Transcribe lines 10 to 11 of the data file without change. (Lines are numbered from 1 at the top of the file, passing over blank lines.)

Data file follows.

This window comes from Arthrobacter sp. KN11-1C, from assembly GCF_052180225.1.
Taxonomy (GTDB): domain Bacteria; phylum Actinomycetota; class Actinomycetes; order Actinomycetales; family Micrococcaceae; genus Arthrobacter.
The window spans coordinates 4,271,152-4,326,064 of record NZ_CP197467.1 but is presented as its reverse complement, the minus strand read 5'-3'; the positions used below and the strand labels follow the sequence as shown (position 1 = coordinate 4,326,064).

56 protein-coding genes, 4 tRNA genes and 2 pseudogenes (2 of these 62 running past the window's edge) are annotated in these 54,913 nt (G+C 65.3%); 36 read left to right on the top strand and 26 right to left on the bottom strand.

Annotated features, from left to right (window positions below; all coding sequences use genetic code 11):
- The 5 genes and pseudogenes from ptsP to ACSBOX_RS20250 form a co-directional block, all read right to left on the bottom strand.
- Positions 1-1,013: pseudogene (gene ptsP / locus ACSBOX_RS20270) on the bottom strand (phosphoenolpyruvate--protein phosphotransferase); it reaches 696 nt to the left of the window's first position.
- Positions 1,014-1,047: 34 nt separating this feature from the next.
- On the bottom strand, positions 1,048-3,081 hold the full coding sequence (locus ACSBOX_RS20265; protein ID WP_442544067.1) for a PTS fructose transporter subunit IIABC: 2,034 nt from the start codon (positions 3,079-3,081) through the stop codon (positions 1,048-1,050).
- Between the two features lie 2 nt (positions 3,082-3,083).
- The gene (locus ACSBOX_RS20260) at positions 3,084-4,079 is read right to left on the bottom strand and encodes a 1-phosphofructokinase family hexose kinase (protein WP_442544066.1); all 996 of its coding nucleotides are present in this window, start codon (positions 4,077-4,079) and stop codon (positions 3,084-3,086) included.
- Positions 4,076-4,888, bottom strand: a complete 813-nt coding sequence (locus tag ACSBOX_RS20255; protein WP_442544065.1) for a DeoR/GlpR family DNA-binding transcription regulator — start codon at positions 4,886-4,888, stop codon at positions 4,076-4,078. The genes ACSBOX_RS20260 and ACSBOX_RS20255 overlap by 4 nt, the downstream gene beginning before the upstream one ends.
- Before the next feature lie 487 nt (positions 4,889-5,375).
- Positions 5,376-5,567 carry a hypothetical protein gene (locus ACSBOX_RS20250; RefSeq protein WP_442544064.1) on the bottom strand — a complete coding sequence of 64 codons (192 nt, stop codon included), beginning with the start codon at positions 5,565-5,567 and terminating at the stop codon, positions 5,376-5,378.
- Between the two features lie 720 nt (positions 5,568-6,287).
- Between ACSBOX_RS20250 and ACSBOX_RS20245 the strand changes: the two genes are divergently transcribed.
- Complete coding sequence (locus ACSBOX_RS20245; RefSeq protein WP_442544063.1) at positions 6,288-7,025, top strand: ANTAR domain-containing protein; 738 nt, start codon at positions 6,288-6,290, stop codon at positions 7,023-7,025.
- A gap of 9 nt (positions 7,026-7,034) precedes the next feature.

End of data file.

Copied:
- Between the two features lie 2 nt (positions 3,082-3,083).
- The gene (locus ACSBOX_RS20260) at positions 3,084-4,079 is read right to left on the bottom strand and encodes a 1-phosphofructokinase family hexose kinase (protein WP_442544066.1); all 996 of its coding nucleotides are present in this window, start codon (positions 4,077-4,079) and stop codon (positions 3,084-3,086) included.